For the last two years I consider myself very fortunate to have been able to dive with Dr Andrea Marshall as part of her Ray of Hope Expeditions to Burma and Thailand. These trips have been the highlight of my Thailand and Burma diving season each year. Getting the chance to go on my third consecutive Ray of Hope Expedition on board the luxurious Diva Andaman again filled me with excitement.
I’d been counting down the days in the run up to this trip, it really couldn’t come around fast enough. I’d only just returned from a Similan liveaboard trip on the SY Diva Andaman when it was time once again to head up to Ranong and embark on another adventure with Andrea.
Leaving Ranong 17/02/2013
I arrived at Ranong Deep Sea Port with Andrea and Janneman at around 2:00pm. We’d had a nice drive up from Khao Lak, catching up on key events that had happened in the year since we last dived Burma together. CITES CoP 16 was a hot topic of conversation too. Dr Andrea Marshall, Director of the Marine Megafauna Foundation and Janneman Conradie, Director of Conservation at the MMF were in Thailand as part of the Ecuadorian delegation proposing to get Manta rays listed on CITES.
Andrea had been extremely busy in the run up to CITES, however, arriving in Thailand earlier than the other delegates presented us with another opportunity to return to the legendary Black Rock dive site in Burma’s Mergui Archipelago. Dr Marshall had enjoyed some success satellite tagging giant manta rays (Manta Birostris) at Black Rock and this small, remote island was proving to be an extremely important manta aggregation site.
I was excited to have the opportunity to dive with Andrea again and also to meet Janneman for the first time, his enthusiasm for nature and conservation comes across straight away. He also has an enviable life flying a microlight to spot whales and dugongs. We were, however, extremely disappointed that Clive wouldn’t be on the trip with us. Clive had proved his value in the past rigging temporary tagging gear for Andrea when all seemed lost. He’s also the most knowledgable guide for Burma around. He would be missed on more than a few occasions over the next nine days.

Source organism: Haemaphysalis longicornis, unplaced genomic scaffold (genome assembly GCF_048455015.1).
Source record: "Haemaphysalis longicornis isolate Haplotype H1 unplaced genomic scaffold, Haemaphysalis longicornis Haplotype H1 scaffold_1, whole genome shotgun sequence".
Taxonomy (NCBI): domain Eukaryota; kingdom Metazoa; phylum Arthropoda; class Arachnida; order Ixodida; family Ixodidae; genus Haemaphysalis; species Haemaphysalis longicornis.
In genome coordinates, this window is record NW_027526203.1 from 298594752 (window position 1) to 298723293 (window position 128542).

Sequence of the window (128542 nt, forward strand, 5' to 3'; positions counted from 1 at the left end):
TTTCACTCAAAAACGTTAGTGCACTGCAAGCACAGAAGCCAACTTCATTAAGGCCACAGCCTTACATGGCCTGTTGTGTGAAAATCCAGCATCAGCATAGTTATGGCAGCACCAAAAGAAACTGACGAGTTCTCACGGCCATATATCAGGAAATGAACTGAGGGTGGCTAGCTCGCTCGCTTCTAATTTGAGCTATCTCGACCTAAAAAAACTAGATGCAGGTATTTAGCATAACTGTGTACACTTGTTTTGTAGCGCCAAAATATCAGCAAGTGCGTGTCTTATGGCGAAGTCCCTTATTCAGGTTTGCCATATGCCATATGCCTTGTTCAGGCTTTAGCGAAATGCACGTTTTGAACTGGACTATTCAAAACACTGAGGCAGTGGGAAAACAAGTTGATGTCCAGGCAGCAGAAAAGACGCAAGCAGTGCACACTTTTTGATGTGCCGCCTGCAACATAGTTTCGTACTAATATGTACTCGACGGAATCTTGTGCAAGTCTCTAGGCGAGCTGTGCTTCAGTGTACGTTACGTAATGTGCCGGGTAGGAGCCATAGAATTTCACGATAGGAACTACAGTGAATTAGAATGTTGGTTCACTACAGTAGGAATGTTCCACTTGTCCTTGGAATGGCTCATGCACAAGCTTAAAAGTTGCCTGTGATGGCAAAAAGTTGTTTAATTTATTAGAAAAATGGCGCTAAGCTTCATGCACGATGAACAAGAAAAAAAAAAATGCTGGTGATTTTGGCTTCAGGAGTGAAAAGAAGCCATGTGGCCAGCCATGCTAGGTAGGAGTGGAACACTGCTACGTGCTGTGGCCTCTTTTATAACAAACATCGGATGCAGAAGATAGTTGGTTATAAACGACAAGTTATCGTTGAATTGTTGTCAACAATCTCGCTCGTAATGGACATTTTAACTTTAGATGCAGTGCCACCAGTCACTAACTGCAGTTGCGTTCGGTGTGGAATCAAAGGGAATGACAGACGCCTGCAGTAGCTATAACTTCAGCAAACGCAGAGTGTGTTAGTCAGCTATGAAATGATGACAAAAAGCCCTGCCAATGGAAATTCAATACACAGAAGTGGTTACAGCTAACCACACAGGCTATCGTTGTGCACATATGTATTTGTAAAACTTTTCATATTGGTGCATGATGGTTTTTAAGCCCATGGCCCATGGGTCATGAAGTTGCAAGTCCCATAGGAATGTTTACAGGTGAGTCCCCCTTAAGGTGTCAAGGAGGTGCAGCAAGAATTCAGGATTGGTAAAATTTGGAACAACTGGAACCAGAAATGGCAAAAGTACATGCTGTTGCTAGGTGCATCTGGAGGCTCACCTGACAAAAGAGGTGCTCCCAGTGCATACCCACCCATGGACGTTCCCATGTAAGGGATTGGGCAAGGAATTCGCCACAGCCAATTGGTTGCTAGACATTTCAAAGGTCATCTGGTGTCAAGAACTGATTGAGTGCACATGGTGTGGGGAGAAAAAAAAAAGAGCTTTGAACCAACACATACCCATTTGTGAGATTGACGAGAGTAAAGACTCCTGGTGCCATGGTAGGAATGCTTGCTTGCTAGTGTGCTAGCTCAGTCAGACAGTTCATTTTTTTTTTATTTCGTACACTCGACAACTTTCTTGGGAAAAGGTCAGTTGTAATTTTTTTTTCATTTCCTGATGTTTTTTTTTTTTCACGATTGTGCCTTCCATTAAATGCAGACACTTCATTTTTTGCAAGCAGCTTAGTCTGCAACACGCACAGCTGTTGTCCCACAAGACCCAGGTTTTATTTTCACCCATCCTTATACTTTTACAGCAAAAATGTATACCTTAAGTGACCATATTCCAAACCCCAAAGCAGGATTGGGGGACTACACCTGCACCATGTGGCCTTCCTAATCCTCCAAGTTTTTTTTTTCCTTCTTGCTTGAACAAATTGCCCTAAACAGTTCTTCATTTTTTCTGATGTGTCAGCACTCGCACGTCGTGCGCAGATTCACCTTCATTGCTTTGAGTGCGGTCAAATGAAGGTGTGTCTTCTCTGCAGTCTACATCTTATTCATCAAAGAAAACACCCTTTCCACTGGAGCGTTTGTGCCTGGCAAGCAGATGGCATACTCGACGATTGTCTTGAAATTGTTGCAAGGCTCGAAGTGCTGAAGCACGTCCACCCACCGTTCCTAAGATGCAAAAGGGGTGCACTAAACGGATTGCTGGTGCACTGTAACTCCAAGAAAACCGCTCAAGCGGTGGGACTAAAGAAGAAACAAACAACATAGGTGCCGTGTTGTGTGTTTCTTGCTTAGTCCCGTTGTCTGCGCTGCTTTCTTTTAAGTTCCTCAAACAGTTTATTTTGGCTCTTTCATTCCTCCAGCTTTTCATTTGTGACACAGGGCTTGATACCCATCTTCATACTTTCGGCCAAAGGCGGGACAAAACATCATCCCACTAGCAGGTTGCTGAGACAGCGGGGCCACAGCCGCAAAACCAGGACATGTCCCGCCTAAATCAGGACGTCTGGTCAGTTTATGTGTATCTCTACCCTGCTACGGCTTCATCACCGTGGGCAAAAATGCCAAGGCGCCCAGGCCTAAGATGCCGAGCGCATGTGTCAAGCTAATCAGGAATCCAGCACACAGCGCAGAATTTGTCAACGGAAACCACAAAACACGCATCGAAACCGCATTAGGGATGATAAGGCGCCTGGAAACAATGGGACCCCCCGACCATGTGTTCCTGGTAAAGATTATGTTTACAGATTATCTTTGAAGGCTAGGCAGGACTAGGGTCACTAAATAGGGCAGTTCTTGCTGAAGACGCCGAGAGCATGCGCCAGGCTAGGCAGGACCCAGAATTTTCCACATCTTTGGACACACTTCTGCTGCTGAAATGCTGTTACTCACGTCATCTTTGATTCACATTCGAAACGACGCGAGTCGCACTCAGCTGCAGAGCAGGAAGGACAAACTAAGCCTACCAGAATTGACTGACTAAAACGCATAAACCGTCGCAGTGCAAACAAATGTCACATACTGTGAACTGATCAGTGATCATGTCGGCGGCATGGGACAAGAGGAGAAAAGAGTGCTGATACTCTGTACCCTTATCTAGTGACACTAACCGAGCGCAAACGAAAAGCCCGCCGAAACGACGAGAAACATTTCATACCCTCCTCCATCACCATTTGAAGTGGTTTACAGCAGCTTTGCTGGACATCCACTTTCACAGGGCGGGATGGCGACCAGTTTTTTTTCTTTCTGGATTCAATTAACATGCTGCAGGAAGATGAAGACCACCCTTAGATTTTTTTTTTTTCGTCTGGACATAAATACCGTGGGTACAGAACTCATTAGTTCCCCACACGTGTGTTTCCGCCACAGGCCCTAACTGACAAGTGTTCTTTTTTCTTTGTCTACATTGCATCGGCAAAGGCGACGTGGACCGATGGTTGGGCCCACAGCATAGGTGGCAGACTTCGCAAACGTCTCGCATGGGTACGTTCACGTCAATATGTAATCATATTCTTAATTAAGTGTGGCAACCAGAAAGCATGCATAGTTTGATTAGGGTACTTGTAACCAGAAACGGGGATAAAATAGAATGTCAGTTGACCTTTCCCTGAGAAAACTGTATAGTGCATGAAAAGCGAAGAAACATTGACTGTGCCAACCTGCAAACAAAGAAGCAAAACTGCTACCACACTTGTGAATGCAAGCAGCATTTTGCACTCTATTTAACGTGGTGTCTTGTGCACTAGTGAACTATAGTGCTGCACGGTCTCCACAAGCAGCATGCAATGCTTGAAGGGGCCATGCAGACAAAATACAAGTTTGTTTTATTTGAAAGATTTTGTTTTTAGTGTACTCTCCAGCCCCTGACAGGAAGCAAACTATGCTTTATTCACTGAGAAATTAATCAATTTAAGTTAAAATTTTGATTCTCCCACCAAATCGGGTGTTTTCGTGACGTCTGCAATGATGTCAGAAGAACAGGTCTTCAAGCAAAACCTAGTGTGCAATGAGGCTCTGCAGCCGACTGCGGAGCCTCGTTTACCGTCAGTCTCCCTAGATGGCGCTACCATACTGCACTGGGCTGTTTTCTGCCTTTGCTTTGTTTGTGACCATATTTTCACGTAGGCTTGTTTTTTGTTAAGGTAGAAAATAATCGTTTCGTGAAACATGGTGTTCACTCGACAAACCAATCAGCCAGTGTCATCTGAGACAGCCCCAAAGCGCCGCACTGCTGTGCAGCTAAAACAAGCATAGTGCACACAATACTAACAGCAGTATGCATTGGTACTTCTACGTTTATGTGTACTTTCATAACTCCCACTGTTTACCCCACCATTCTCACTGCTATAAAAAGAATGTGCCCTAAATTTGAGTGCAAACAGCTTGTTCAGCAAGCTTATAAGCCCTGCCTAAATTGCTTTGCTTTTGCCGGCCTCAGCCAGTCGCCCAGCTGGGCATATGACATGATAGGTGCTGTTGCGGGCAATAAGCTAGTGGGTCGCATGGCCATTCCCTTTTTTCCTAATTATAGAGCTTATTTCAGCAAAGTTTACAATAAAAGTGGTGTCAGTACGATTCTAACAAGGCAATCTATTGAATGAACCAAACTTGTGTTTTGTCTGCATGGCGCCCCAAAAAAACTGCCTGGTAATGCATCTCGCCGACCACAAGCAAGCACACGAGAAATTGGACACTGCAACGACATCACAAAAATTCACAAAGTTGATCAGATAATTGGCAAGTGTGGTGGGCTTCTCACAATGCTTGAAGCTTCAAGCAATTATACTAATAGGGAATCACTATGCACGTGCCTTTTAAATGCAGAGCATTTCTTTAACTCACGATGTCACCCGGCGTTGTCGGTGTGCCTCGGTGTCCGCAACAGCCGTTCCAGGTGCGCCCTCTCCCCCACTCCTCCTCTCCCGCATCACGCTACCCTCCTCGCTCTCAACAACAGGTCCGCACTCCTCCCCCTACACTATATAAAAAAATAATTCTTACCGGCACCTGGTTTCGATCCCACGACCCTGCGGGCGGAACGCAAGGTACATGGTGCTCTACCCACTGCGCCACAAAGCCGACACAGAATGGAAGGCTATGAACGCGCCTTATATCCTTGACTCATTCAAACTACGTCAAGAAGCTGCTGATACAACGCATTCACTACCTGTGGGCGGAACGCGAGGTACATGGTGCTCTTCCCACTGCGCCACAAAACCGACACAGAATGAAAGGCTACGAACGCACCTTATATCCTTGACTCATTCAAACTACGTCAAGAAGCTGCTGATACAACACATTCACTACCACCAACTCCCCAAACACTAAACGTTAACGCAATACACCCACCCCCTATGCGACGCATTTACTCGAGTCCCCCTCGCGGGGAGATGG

Driving down to the dockside we could clearly see the SY Diva Andaman, she would be our home for the next nine days. We arrived before the other guests, prepared our equipment and ate some delicious spaghetti bolognese for lunch. Then some time to rest while we waited for other customers to arrive including Suzanne who has dived with us many times over the last three years.
As the guests arrived I collected their required paperwork and fees for entering Burma to dive. Passport, passport photo page photocopy, Thai entry stamp photocopy, two passport photographs and 200 US$. Clearing Thai immigration we departed Ranong Deep Sea port at 4:45pm heading across the Pakchan River mouth to Kaw Thuang (Victoria Point) arriving at 5:30pm or 5:00pm local time. Burma is 30 minutes behind Thailand.
After clearing Burmese immigration and welcoming our local guide Jo Sue onboard we weighed anchor and headed west into the open sea, towards the sunset and the start of our latest Mergui adventure.
Dinner was served, seafood curry served in a coconut shell with rice, followed by lemongrass ice-cream, as we made our way to the southern tip of St Matthews Island where a large bay provides sheltered anchorage. I got to do the boat briefing and introduce Dr Andrea Marshall to the guests. After a short talk by Andrea, outlining her objectives and what she hoped to achieve during the trip most guests went to bed. I made use of the last bit of telephone signal to call my family.
Day One South Mergui Archipelago 18/02/2013
Burma Tides & Sea Conditions
|High Tide||Low Tide|
|Wind: 1knt from North||Wave: 0.2m|